x Abu Dhabi, UAEFriday 21 July 2017

Are you the greatest? No, that's just a personality disorder

Are we living in the era of narcissism? A growing body of research says yes - and the consequences for society and individuals are not pretty

Narcissism comes in both clinical and subclinical flavours, neither of which is particularly pleasant. Obsessive fascination with oneself is associated with exploitative and shallow personalities, and a host of ills such as delinquency, white-collar crime and academic dishonesty.

Essentially, narcissism centres on demands for admiration and a preoccupation with personal success. In extreme cases, this can result in clinically significant impairment - referred to as narcissistic personality disorder. The hallmark of extreme narcissism is grandiosity: an overinflated sense of self-worth which tends to result in exhibitionism, admiration seeking and an excessive sense of entitlement.

A growing body of research in western nations points towards a decade-on-decade increase in levels of narcissism. It has even been suggested that social networking sites such as Facebook and Twitter owe much of their success to the narcissistic zeitgeist, where friends are fans, and followers disciples.

Narcissism may not always result in negative outcomes for the individual, but at the societal level it is totally toxic. Self-centred, self-serving, self-promoting individuals don't tend to make good team players. Furthermore, there's a tendency for narcissists to be unrealistically overconfident, making them impulsive risk-takers and poor decision-makers. Such a constellation of characteristics is likely to lead to workplace disaster, especially if the narcissist is at the top, which is where they generally believe they should be.

Outside of work, social relationships may also suffer, with spouses and children often neglected, exploited or emotionally abused. Extreme narcissists tend to leave a trail of broken relationships in their wake as they exploitatively march through life burning bridges as they go.

One of the leading suspects in the society-wide spike in narcissism is the self-esteem movement. This educational and child-rearing philosophy, which originated in the United States, advocates repeatedly telling children they are special, talented and gifted.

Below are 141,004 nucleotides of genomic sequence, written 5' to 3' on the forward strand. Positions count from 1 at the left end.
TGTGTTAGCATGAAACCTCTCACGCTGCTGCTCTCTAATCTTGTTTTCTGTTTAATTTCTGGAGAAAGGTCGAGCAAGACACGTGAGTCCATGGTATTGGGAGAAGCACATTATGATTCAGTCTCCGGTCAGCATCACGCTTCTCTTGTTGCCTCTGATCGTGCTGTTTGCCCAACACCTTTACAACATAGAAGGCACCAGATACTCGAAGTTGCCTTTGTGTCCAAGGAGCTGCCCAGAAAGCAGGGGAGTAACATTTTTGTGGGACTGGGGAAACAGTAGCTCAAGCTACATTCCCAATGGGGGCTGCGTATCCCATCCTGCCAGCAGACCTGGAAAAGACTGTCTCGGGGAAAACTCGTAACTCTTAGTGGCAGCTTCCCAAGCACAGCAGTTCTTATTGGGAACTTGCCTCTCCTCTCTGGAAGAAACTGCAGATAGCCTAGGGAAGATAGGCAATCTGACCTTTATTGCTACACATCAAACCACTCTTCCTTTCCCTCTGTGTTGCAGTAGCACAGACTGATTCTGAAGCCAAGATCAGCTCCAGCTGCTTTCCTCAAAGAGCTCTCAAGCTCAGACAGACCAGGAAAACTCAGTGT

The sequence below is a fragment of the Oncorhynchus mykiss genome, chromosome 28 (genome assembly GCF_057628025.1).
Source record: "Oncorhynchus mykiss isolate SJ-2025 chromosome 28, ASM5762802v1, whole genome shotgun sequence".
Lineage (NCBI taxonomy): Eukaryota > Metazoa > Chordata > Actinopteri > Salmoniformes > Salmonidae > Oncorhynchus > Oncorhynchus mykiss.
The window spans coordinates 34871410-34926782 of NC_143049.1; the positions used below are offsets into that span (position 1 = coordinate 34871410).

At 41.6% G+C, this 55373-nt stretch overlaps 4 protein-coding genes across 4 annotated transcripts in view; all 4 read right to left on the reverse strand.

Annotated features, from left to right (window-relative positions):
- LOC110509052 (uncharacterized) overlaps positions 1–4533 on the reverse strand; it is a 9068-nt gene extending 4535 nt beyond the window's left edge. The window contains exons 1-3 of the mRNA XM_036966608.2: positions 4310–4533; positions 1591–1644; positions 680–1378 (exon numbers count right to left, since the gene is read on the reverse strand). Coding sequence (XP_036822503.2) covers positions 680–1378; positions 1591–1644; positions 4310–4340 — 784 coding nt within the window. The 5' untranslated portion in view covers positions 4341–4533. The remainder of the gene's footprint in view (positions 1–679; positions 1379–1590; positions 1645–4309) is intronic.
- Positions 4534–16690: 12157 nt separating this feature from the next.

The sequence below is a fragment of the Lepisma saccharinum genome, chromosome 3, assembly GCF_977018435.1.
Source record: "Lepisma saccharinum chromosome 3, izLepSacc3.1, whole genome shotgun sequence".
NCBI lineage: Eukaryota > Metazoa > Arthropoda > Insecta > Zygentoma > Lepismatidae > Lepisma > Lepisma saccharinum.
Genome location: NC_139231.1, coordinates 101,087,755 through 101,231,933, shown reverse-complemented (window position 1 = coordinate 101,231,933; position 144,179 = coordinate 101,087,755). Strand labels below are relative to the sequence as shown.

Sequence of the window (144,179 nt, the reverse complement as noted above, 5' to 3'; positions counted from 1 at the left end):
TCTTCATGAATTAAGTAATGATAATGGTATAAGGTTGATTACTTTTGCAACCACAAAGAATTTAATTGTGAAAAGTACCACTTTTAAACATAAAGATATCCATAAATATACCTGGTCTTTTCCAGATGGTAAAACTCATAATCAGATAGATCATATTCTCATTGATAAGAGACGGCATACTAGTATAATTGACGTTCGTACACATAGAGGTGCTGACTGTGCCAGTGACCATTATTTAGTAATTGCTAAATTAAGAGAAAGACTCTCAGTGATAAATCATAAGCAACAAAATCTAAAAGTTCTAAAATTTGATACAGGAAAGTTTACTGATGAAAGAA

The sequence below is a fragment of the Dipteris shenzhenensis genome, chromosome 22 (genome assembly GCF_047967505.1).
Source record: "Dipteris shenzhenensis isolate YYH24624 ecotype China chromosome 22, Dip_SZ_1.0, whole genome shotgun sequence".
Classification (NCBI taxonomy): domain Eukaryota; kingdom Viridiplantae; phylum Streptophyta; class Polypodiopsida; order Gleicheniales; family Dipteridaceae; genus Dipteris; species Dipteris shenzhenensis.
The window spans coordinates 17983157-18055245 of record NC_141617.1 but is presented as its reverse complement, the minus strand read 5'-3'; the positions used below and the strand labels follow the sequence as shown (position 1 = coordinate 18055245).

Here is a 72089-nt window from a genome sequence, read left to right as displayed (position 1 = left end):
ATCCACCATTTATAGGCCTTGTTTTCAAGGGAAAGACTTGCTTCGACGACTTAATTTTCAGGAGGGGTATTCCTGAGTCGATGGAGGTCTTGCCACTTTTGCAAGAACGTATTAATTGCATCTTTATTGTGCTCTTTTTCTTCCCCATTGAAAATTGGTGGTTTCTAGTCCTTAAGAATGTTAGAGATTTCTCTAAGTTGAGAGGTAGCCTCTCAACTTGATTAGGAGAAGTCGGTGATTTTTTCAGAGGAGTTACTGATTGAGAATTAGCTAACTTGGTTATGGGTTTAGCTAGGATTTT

Some schools go as far as giving engraved trophies for all pupils - everyone's a winner, right? While this well-intentioned idea might have its merits, one of the side effects is a generation of adults with an overblown, yet fragile, sense of their own self-importance.

Some theorists argue that narcissism is actually a dysfunctional attempt to maintain this sense of specialness; claims of high self-esteem are actually underpinned by deep-seated negative beliefs about true self worth. This is something the old Freudian psychoanalysts called the "narcissistic mask".

At Zayed University, my colleagues and I are conducting a research programme focused on emotions titled "Arabia Felix", exploring the narcissistic mask concept in the UAE. Psychological assessments of narcissism are fairly straightforward based on validated self-report inventory.

More difficult, however, is the examination of negative beliefs that may underpin narcissism. To explore such preconscious beliefs, psychologists tend to use what we call "implicit measures". In our study, the measure used is known as the incidental learning task.

We gave 200 participants a list of adjectives, to which they responded "like me" or "not like me". Positive adjectives included great, loveable and spectacular, while negative ones included dishonest, loser and failure. Not surprisingly, narcissistic individuals tended to identify with more of the positive descriptors.

However, when later asked to recall the list, the same individuals tended to recall more negative adjectives than positive ones. This pattern is taken as evidence of unconscious negative beliefs influencing how information is processed.

The bias towards remembering negative adjectives is shared by people suffering from major depressive episodes. Perhaps the narcissistic mask is a dysfunctional defence against the same feelings of low self-worth that characterise depression. The key difference, however, is that narcissists would tend not to seek help. Why would they?

The moral of this story is that we might want to reconsider lavishing praise on mediocrity. In the long run, celebrating middling performance as though it's outstanding may actually do more harm than good. The bitter truth is that not everyone is a star performer. If they were, then this concept would be absolutely meaningless.

 

Justin Thomas is an assistant professor of psychology at Zayed University